This will be our 46th consecutive season guiding on Denali, and we’re honored to welcome the May 17 team and all of the other climbers that have trusted us to help them test their fortitude on the highest mountain in North America. The May 17 Denali West Buttress team have made their arrival at Denali Base Camp after a beautiful, clear flight in after a few days of weather in Talkeetna!
At 20,310 feet (6190 m), Denali rises a full 18,000 feet 5486 m) above its surrounding landscape. It has the highest vertical rise of any mountain on earth, and due to its location so close to the Arctic Circle, conditions can often be very winter-like well into the summer months. Around the solstice, the Alaska Range experiences over 20 hours of daylight, and even in the depths of night the sun never truly sets. The West Buttress, the route the team will be taking, will lead them through heavily glaciated terrain from their current location at base camp on the Kahiltna Glacier at 7,200′, to Camp One at 7,800′, Camp Three at 11,200′, Camp Four at 14,200′, High Camp at 17,200′, to–conditions permitting–the 20,310′ summit.
Let’s meet the climbers!
Peter Lethbridge, of New Zealand.
Jason Swan, from Australia.
Sonia Taylor, also coming from Australia.
Mallori Sheets, joining us from California, USA.
Erik Bracht, of Washington (state), USA.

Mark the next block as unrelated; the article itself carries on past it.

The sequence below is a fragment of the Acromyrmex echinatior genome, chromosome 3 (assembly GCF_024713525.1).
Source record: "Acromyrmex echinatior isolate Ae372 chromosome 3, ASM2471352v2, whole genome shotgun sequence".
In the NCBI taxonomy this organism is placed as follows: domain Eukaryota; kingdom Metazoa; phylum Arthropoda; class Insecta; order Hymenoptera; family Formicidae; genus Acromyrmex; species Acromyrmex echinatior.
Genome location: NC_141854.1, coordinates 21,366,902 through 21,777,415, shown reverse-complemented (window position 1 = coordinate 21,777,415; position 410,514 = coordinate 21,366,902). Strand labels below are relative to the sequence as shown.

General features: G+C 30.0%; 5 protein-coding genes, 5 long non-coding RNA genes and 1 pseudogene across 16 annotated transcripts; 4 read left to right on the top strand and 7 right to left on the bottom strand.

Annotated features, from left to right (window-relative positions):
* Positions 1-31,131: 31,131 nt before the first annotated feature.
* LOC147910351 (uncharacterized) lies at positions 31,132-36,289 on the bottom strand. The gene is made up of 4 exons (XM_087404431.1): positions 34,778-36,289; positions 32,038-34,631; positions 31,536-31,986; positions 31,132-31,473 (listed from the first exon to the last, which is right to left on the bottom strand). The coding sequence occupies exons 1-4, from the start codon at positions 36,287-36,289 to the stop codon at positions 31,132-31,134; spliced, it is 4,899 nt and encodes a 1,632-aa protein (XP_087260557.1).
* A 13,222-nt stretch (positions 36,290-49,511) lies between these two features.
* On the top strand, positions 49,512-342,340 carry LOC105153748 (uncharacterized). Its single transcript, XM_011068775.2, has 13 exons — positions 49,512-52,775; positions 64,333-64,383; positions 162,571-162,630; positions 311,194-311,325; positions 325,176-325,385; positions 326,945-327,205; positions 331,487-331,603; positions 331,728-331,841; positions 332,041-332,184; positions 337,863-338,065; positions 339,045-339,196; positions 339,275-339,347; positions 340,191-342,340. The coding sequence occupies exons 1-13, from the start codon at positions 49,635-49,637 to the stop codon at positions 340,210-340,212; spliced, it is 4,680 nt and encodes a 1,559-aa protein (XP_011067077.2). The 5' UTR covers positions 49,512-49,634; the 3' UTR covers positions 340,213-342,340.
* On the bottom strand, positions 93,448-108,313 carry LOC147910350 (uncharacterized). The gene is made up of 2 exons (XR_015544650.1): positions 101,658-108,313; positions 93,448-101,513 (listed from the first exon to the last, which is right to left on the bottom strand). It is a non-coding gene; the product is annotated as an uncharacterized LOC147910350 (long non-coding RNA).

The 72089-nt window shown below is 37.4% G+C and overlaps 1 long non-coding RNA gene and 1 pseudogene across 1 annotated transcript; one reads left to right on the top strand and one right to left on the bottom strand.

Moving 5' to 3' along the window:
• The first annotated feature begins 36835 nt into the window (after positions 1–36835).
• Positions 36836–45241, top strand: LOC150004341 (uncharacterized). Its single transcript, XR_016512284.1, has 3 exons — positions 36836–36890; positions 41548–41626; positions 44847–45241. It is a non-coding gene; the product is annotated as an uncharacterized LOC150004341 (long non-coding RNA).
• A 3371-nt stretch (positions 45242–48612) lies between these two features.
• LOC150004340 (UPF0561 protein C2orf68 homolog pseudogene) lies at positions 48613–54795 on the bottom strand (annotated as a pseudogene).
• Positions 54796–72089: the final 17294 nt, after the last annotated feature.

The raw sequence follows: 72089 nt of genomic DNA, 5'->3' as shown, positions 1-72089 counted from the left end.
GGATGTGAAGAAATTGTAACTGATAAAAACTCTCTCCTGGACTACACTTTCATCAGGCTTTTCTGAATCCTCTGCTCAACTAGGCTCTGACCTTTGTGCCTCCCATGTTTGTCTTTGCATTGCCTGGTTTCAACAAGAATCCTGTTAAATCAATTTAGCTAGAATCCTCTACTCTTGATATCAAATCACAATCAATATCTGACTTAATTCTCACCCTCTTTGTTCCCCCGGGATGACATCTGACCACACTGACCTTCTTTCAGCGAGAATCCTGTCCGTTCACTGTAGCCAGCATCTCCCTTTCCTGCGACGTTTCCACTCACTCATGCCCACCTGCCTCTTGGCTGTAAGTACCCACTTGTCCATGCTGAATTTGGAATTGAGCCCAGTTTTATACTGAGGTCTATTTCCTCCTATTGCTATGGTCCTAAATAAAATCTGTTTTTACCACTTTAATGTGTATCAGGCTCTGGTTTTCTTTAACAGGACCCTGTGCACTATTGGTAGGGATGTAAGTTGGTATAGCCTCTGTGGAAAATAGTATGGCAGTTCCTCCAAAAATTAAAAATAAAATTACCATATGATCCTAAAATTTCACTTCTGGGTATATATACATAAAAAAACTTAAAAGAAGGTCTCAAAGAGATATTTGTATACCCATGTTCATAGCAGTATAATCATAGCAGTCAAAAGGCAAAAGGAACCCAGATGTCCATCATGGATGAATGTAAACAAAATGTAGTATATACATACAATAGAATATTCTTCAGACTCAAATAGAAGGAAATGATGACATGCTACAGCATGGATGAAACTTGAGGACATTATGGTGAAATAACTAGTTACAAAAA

Please keep in mind the adage of “no news is good news” in terms of the updates from the team in the field. There are some days when circumstances, like poor satellite phone reception (this happens frequently at Camp 2 at 11,200′, as it is situated in a high-alpine basin with massive peaks on all sides), fatigue from a particularly long day, no change in their situation due to weather, etc., will prevent teams from calling in an update. Friends and family are encouraged to leave comments for their loved ones on this expedition, but keep in mind that they will not be able to see posts or comments until they return to Talkeetna after the end of their expedition, once they leave the glacier.
Best of luck to the climbers, who will make the heavy move up to Camp One today, Sunday May 19. While they wont see much elevation gain on the journey, it will be heavy and difficult as they will be carrying all of their supplies for the entire 22-day expedition–likely the heaviest packs of their lives to date.
Here’s Aaron with the quick update from Base Camp: